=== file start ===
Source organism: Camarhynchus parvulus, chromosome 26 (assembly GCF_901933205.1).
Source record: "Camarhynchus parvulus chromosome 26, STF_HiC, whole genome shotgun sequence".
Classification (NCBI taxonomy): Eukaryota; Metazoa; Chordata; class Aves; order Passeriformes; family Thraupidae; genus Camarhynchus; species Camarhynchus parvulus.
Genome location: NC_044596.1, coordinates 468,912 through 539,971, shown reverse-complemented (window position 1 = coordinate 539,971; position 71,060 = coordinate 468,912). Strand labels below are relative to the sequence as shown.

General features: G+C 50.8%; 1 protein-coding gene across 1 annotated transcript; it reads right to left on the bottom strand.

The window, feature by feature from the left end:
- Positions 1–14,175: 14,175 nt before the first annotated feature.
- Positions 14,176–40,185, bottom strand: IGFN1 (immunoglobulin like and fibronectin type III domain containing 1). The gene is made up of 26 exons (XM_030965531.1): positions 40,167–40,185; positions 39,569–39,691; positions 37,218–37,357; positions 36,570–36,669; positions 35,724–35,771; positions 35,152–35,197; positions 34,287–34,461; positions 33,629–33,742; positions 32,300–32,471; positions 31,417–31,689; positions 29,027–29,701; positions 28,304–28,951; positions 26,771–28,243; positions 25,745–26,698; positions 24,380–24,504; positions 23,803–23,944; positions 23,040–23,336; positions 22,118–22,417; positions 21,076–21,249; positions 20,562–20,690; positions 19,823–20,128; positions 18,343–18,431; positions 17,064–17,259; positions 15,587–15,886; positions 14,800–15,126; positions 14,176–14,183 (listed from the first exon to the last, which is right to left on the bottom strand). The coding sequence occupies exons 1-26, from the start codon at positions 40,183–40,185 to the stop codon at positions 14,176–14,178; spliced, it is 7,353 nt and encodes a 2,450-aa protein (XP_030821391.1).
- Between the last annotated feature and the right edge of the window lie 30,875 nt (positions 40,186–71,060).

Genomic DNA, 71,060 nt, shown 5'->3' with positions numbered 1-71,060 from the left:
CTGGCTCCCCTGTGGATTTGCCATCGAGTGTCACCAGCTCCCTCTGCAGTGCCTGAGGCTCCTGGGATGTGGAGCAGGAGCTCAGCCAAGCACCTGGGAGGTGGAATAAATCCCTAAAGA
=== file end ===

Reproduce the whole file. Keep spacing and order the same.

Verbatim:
Source organism: Camarhynchus parvulus, chromosome 26 (assembly GCF_901933205.1).
Source record: "Camarhynchus parvulus chromosome 26, STF_HiC, whole genome shotgun sequence".
Classification (NCBI taxonomy): Eukaryota; Metazoa; Chordata; class Aves; order Passeriformes; family Thraupidae; genus Camarhynchus; species Camarhynchus parvulus.
Genome location: NC_044596.1, coordinates 468,912 through 539,971, shown reverse-complemented (window position 1 = coordinate 539,971; position 71,060 = coordinate 468,912). Strand labels below are relative to the sequence as shown.

General features: G+C 50.8%; 1 protein-coding gene across 1 annotated transcript; it reads right to left on the bottom strand.

The window, feature by feature from the left end:
- Positions 1–14,175: 14,175 nt before the first annotated feature.
- Positions 14,176–40,185, bottom strand: IGFN1 (immunoglobulin like and fibronectin type III domain containing 1). The gene is made up of 26 exons (XM_030965531.1): positions 40,167–40,185; positions 39,569–39,691; positions 37,218–37,357; positions 36,570–36,669; positions 35,724–35,771; positions 35,152–35,197; positions 34,287–34,461; positions 33,629–33,742; positions 32,300–32,471; positions 31,417–31,689; positions 29,027–29,701; positions 28,304–28,951; positions 26,771–28,243; positions 25,745–26,698; positions 24,380–24,504; positions 23,803–23,944; positions 23,040–23,336; positions 22,118–22,417; positions 21,076–21,249; positions 20,562–20,690; positions 19,823–20,128; positions 18,343–18,431; positions 17,064–17,259; positions 15,587–15,886; positions 14,800–15,126; positions 14,176–14,183 (listed from the first exon to the last, which is right to left on the bottom strand). The coding sequence occupies exons 1-26, from the start codon at positions 40,183–40,185 to the stop codon at positions 14,176–14,178; spliced, it is 7,353 nt and encodes a 2,450-aa protein (XP_030821391.1).
- Between the last annotated feature and the right edge of the window lie 30,875 nt (positions 40,186–71,060).

Genomic DNA, 71,060 nt, shown 5'->3' with positions numbered 1-71,060 from the left:
CTGGCTCCCCTGTGGATTTGCCATCGAGTGTCACCAGCTCCCTCTGCAGTGCCTGAGGCTCCTGGGATGTGGAGCAGGAGCTCAGCCAAGCACCTGGGAGGTGGAATAAATCCCTAAAGA